Review of the FlyTech Hoverpod RacerPosted by Peter Redmer on Friday, 9 October 2009
As many of you might know, I have a soft spot for R/C toys, including cars, planes, and helicopters. However, the Hoverpod is a first for me... it's the first R/C hovercraft I've ever had a chance to play with, and it's a lot of fun. Read on to discover what the Hoverpod can do.
Unboxing the Hoverpod
The outside packaging of the Hoverpod is colorful and nicely done. You can see the little speeder housed inside.
I have to say that I'm a huge fan of WowWee's new packaging schemes. No more of those silly wire ties; the Hoverpod and its remote were very easy to remove from the two-part plastic shell inside the box. The new packaging also feels much more economical.
Examining the Hoverpod
The Hoverpod itself is really neat to look at. It feels solid, like the rest of the FlyTech toys, and appears to be constructed of the same EPP foam used in other FlyTech products. As we all know, that foam is extremely durable, and I expect that the Hoverpod will endure quite a bit of abuse. In the photo above, you can see the body of the Hoverpod and its rear fin, which enables it to turn on a dime.
The Hoverpod is powered by a single prop that is mounted in the middle of its body. The design is really quite clever, and you have to hand it to WowWee's engineers for devising a product that works in such a unique way. Basically, the prop pulls in air (in the direction of the arrow on the body.)
As you can see in the photo above, some of the air that is drawn through the prop flows through to the bottom of the Hoverpod and into the channel you can see that is carved in the bottom, thus forming a "pillow" of air on which it floats and is propelled forward. Pretty cool! You can also see a fin in the photo above, which is adjustable to direct the flow of air so the Hoverpod doesn't do 360's all day long.
So, are you ready to race this thing? Head on to the next page.
Charging the Hoverpod via the Remote
Not so fast, sport. We have to take a look at the remote and get this baby charged up before we can do anything... and a little "flight school" won't hurt, either.
The remote is pretty simple, actually, with throttle controls on the left and steering controls on the right. You'll need to unscrew the back panel and load up 4 "AA" size batteries, which are not included in the package. After you do this, you'll need to charge up the Hoverpod with the charging cable embedded in the remote (you can see part of the plug in the photo.) It only takes a few minutes to charge, so you won't have long to wait.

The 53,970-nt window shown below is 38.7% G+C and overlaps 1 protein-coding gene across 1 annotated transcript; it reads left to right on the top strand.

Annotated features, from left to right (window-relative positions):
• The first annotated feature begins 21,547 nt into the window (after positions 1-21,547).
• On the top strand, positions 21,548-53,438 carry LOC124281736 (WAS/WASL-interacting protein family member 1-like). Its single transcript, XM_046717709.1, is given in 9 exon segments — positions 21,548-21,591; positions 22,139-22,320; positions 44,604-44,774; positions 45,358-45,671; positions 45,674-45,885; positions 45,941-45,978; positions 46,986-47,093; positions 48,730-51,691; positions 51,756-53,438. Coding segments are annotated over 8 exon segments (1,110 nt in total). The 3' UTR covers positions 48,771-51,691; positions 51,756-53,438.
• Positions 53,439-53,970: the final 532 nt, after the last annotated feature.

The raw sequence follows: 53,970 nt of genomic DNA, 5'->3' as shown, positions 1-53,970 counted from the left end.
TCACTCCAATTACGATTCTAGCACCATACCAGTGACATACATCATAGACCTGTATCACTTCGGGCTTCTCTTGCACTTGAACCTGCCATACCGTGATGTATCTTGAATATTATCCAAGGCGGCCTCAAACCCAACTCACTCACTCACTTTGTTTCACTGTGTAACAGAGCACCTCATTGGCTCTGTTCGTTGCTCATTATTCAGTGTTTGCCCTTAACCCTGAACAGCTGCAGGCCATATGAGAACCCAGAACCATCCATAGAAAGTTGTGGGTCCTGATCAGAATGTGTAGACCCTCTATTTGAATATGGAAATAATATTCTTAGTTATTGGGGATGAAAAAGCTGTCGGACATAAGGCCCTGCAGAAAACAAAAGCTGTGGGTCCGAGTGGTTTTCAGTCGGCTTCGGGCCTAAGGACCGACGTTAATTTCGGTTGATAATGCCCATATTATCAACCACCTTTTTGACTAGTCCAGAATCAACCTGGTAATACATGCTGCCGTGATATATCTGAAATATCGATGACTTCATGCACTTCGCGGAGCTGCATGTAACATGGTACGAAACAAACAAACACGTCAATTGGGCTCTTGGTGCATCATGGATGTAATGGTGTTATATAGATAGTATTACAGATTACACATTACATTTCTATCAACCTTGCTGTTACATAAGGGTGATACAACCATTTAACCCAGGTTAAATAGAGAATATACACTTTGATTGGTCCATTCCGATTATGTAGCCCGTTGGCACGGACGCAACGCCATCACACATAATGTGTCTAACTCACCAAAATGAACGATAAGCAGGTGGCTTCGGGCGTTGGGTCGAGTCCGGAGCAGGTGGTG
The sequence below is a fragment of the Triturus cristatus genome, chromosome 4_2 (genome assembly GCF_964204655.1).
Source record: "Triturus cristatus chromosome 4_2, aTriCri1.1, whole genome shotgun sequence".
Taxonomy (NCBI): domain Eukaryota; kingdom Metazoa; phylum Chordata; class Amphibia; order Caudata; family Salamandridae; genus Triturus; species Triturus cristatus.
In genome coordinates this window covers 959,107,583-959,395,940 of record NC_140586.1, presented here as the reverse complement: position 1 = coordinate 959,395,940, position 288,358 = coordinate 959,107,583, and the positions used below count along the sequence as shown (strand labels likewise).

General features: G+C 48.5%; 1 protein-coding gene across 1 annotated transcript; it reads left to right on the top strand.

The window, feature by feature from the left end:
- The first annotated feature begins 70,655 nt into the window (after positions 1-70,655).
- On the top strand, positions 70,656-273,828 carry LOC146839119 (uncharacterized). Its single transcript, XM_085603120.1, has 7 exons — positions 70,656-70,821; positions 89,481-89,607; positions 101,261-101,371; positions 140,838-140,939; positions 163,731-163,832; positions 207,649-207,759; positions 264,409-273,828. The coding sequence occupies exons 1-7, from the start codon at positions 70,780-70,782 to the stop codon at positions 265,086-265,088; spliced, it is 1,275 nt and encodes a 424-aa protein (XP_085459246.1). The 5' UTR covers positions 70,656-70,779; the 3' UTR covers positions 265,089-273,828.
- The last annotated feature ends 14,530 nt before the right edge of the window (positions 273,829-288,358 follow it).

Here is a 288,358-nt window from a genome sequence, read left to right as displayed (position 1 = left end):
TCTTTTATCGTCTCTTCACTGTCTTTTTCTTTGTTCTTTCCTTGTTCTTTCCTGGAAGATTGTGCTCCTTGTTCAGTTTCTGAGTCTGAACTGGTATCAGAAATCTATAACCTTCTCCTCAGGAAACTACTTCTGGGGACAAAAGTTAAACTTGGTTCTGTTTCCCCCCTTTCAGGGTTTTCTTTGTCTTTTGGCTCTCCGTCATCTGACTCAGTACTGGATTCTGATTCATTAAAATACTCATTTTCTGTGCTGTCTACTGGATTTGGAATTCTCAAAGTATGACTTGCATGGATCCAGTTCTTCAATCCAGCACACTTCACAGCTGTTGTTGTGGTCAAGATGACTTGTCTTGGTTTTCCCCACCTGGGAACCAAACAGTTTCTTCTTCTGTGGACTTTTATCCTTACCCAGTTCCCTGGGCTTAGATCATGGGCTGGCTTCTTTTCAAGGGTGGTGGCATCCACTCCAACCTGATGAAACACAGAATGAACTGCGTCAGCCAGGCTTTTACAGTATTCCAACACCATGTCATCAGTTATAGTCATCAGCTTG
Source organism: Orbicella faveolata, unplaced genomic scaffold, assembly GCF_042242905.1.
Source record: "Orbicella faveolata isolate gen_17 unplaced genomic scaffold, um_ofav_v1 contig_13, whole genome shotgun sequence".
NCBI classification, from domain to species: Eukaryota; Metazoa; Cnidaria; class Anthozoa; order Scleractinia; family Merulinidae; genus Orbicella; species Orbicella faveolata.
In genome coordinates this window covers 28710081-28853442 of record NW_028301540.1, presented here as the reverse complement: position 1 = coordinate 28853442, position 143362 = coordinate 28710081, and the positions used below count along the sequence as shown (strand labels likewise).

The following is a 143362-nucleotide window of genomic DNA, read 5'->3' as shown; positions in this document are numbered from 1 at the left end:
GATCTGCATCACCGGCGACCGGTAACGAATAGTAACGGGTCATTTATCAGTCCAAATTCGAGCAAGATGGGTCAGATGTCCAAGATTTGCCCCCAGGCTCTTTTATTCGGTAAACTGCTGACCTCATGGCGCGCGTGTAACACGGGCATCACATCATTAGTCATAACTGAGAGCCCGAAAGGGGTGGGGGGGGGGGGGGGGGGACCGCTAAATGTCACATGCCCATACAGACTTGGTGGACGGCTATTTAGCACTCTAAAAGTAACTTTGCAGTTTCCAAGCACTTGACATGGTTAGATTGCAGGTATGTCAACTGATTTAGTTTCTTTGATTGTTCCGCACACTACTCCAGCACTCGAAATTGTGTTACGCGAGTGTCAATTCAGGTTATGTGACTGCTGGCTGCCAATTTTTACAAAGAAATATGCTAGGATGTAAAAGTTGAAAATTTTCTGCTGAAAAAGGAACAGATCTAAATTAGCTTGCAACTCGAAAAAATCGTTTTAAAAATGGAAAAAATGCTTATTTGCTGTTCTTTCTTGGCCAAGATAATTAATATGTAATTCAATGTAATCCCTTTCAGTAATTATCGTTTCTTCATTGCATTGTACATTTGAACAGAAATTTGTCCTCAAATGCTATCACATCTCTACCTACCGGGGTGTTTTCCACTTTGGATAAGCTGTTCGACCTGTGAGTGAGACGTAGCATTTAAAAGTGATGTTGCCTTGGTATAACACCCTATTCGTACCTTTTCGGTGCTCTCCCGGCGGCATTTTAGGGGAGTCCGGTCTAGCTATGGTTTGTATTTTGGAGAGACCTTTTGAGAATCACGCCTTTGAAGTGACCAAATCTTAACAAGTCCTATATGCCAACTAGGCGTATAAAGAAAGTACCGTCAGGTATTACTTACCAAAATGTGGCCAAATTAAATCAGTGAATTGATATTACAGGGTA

The Hoverpod can be a bit tricky at first due to the nature of hovercraft. One has to remember that the Hoverpod, rather than being driven by wheels or tracks (which maintain direct contact with the ground) it is "floating" or "skating" on a pillow of air. This means that there will be a delay from when you input some control action, such as a turn, and when the turning actually happens. You'll have to predict the Hoverpod's movement and react ahead of time.
If you overcorrect, the Hoverpod will twirl around in place, and if you undercorrect, it will plow into corners like a front wheel drive car in the snow losing traction (if it has ever happened to you, you know exactly what that feels like!) Also remember to point your remote in the direction of the 'Pod at all times. It's pretty zippy and can move out of IR range quickly if you're not careful.
With a little bit of practice and a properly adjusted bottom fin, though, the Hoverpod is loads of fun. There's a bit of a challenge and unpredictability to it, but that's a big part of the entertainment value. I compare it mentally to flying a model helicopter, there are quite a few parallels. Check out the video for some nice turns and high speed passes. The Hoverpod can also do some nice 180 kick turns, one of which you see late in the video.
The Hoverpod is innovative and different; a nice change of pace from typical remote control cars. There's a bit of a learning curve, but I feel that is part of the fun. As such, I think it's best suited for "older" kids or R/C enthusiasts (such as "grown up kids" like myself.) That being said, though, even small children would probably have a blast just watching it spin around!
The construction of the Hoverpod itself is solid and well done. The remote leaves a bit to be desired, but at the price point of $20 USD, I expected some plasticky bits somewhere. However, it works just fine and feels like it could take a beating.
Speaking of the price, this is really a bargain priced product at $20. It easily beats the pants off of cheap, generic R/C cars and presents a unique experience. I would love to have two of them, either to have battles or races! As long as you (or your child) is willing to spend a little bit of time getting used to piloting it, the Hoverpod will provide far more than its price in entertainment value, especially if you purchase them in a pair.